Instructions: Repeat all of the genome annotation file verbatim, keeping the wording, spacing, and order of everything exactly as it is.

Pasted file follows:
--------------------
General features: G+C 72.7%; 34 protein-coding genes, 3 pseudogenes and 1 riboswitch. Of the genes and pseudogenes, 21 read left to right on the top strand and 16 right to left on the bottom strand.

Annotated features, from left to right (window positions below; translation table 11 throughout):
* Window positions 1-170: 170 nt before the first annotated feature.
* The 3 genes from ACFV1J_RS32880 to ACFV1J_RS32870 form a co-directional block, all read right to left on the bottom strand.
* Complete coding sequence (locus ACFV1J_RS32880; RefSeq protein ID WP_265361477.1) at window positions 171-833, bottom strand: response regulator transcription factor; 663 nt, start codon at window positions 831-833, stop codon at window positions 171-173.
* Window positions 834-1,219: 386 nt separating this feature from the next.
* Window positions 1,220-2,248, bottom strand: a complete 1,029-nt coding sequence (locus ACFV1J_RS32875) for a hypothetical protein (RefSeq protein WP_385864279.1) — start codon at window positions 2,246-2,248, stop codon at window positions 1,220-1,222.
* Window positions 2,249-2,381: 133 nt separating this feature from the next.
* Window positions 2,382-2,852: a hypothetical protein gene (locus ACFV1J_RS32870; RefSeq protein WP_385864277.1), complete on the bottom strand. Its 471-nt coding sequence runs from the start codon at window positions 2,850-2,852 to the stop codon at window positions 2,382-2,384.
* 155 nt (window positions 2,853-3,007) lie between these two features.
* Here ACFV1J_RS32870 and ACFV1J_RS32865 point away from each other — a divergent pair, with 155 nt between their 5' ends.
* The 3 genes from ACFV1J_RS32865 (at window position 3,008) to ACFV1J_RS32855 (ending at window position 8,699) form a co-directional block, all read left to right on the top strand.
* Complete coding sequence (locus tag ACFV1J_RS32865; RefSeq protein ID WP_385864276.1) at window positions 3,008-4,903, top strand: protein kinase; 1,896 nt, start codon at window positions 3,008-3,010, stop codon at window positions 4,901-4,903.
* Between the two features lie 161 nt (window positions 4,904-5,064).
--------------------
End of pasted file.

General features: G+C 72.7%; 34 protein-coding genes, 3 pseudogenes and 1 riboswitch. Of the genes and pseudogenes, 21 read left to right on the top strand and 16 right to left on the bottom strand.

Annotated features, from left to right (window positions below; translation table 11 throughout):
* Window positions 1-170: 170 nt before the first annotated feature.
* The 3 genes from ACFV1J_RS32880 to ACFV1J_RS32870 form a co-directional block, all read right to left on the bottom strand.
* Complete coding sequence (locus ACFV1J_RS32880; RefSeq protein ID WP_265361477.1) at window positions 171-833, bottom strand: response regulator transcription factor; 663 nt, start codon at window positions 831-833, stop codon at window positions 171-173.
* Window positions 834-1,219: 386 nt separating this feature from the next.
* Window positions 1,220-2,248, bottom strand: a complete 1,029-nt coding sequence (locus ACFV1J_RS32875) for a hypothetical protein (RefSeq protein WP_385864279.1) — start codon at window positions 2,246-2,248, stop codon at window positions 1,220-1,222.
* Window positions 2,249-2,381: 133 nt separating this feature from the next.
* Window positions 2,382-2,852: a hypothetical protein gene (locus ACFV1J_RS32870; RefSeq protein WP_385864277.1), complete on the bottom strand. Its 471-nt coding sequence runs from the start codon at window positions 2,850-2,852 to the stop codon at window positions 2,382-2,384.
* 155 nt (window positions 2,853-3,007) lie between these two features.
* Here ACFV1J_RS32870 and ACFV1J_RS32865 point away from each other — a divergent pair, with 155 nt between their 5' ends.
* The 3 genes from ACFV1J_RS32865 (at window position 3,008) to ACFV1J_RS32855 (ending at window position 8,699) form a co-directional block, all read left to right on the top strand.
* Complete coding sequence (locus tag ACFV1J_RS32865; RefSeq protein ID WP_385864276.1) at window positions 3,008-4,903, top strand: protein kinase; 1,896 nt, start codon at window positions 3,008-3,010, stop codon at window positions 4,901-4,903.
* Between the two features lie 161 nt (window positions 4,904-5,064).